Elliot Feuerstein is a Southern California entrepreneur who serves as Mira Mesa Shopping Center officer and oversees complex real estate development projects. Based in San Diego, CA, Elliot Feuerstein maintains a strong philanthropic presence and contributes to the San Diego Zoo Wildlife Alliance.
Tracing its origins back to animal exhibits arranged by Dr. Harry Wegeforth for the 1915 Panama-California International Exposition, the Zoological Society of San Diego was incorporated the following year and moved to Balboa Park, its present location, in 1922. A decade later, the growing zoo encountered a major financial test that almost led to its dissolution.
Owing more than $6,000 in back taxes to the county, the zoo held an auction that aimed to sell all its animals and related fixtures and inventory, “including hay for the elephants.” With no bids tendered and the future of the zoo uncertain, penalty process assessor James Hervey Johnson announced the sale of the zoo to the state under a statutory delinquency process.
Upon receiving the news, manager of the zoo, Belle Benchley, was instructed to continue upkeep of all the animals and facilities as usual until ownership had been sorted out. The end result was a better-organized and fiscally solvent zoo that, under state of California management, continued to expand its leadership role in conservation and wildlife education.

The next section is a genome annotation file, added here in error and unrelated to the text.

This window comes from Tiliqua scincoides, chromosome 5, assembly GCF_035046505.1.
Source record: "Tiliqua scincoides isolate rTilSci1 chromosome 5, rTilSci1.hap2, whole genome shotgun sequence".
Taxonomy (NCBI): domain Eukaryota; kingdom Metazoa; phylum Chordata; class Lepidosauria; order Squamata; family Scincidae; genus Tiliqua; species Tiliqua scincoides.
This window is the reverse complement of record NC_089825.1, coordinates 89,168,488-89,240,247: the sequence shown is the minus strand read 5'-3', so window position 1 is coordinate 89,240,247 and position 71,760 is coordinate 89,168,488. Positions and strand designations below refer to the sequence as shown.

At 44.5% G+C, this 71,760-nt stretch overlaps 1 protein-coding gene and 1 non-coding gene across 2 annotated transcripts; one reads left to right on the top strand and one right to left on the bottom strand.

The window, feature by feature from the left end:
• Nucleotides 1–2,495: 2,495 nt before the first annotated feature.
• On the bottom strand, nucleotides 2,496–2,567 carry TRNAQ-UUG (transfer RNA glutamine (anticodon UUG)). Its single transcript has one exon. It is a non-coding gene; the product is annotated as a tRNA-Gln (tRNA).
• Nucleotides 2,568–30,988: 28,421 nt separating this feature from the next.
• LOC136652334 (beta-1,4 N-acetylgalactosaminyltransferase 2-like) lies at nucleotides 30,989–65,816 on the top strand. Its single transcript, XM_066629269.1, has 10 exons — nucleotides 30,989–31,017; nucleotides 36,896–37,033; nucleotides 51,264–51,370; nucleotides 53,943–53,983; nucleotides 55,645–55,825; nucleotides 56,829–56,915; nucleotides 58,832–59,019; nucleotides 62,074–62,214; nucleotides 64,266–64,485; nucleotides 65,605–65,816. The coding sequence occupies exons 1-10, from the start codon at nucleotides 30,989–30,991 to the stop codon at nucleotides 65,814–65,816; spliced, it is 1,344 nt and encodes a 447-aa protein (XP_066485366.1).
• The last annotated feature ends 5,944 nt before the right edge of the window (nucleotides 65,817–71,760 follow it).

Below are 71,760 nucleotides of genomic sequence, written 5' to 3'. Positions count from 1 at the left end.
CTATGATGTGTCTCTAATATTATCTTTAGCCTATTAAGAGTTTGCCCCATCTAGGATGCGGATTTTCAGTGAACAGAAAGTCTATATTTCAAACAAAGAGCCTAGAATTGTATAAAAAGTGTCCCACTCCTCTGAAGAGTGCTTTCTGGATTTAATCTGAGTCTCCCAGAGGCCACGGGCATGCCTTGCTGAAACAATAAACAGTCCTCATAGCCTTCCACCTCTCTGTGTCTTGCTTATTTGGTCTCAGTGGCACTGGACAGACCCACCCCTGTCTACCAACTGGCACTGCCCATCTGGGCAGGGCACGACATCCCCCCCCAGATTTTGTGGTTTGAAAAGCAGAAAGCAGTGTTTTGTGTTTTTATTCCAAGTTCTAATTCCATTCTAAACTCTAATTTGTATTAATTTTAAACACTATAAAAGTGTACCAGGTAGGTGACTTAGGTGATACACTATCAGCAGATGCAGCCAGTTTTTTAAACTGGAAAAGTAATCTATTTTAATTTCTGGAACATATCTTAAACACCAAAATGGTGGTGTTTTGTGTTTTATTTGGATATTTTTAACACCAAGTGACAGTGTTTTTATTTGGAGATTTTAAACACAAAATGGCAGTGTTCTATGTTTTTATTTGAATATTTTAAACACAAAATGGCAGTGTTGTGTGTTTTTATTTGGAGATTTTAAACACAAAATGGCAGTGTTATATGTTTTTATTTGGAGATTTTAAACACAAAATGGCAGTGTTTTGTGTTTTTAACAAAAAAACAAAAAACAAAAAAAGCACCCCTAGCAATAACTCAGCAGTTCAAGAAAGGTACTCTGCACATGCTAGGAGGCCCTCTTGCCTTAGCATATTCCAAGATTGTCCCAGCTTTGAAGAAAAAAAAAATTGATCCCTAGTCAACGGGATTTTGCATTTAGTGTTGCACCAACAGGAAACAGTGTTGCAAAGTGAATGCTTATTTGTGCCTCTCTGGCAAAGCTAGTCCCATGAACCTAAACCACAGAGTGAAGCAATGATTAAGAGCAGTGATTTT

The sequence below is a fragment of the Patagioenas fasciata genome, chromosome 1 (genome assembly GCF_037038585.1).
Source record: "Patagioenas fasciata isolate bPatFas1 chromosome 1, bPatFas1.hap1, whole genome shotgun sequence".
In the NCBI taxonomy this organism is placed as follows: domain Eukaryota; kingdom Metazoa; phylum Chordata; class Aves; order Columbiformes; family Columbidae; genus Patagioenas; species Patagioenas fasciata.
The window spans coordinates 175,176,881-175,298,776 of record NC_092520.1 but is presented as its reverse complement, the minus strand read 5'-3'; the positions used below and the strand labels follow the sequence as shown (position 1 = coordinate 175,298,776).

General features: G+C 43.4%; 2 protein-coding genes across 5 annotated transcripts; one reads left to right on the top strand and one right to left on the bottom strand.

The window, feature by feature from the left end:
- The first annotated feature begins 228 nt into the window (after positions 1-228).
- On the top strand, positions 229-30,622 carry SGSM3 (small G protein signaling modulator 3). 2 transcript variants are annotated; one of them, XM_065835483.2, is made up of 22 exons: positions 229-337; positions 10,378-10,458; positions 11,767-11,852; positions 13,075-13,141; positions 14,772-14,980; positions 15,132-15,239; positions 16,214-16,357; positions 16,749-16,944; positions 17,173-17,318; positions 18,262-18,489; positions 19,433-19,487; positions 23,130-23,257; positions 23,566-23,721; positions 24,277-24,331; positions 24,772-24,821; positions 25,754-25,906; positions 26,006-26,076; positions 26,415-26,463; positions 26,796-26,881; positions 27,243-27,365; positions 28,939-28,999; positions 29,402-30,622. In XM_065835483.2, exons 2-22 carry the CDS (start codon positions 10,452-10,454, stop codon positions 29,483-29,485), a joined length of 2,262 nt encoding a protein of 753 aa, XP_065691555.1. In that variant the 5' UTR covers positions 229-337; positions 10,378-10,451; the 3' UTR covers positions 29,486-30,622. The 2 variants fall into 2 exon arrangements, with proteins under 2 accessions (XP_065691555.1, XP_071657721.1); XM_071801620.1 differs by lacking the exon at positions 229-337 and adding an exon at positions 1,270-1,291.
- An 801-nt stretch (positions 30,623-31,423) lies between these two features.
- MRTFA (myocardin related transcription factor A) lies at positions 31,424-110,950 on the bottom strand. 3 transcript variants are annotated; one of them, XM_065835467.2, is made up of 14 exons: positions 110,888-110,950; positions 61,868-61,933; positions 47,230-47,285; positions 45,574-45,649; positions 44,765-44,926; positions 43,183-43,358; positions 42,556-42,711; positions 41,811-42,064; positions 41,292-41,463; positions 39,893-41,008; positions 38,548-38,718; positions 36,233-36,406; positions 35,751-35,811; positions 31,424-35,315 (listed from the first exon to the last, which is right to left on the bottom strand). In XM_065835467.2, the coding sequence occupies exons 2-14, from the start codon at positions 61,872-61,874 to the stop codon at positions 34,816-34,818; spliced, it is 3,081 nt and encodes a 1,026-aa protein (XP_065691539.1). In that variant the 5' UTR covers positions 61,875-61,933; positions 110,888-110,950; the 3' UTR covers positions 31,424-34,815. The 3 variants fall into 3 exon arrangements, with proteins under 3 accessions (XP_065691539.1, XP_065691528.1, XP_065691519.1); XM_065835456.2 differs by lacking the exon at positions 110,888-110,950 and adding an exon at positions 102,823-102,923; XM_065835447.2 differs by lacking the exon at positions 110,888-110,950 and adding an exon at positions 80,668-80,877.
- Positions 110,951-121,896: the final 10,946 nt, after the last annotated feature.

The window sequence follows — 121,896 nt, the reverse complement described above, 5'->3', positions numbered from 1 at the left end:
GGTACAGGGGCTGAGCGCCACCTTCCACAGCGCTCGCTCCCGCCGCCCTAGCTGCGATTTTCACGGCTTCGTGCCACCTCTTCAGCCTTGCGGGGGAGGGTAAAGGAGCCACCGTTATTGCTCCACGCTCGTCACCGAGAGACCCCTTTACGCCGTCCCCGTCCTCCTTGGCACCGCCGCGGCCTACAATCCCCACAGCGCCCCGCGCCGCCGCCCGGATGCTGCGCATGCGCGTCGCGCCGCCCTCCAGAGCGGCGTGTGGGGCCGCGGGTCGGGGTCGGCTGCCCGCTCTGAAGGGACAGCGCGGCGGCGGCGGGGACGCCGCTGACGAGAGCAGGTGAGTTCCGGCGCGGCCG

Elliot Feuerstein is an officer of San Diego, California-based Mira Mesa Shopping Center, a marketplace designed to deliver the ultimate shopping experience. Working with Mira Mesa Shopping Center, Elliot Feuerstein works with architects and the city council to get project approvals, design, fund these projects, and complete them in first-class conditions.
The rising input costs for buildings caused by supply-side limitations have increased by 10-12 percent since 2021. The prices of essential building resources such as bricks, cement, steel, and labor have increased by over 20 percent. This increment will ripple across the construction industry, causing a significant increase in its other segments. Consequently, if building materials prices continue spiking, realtors and real estate companies will have lower profit margins, which may increase housing and real estate costs by as much as 10-15 percent.
As a result of this increase in costs, it won't be easy to produce budget-friendly housing and commercial buildings. Public buildings are some of the most costly facilities built. On average, building a standard shopping center costs about $24.9 million. The increase in building costs will make it more difficult for construction companies to build such shopping centers with profitable margins, and ultimately the consumer might suffer for it.
San Diego, California, Philanthropist Elliot Feuerstein.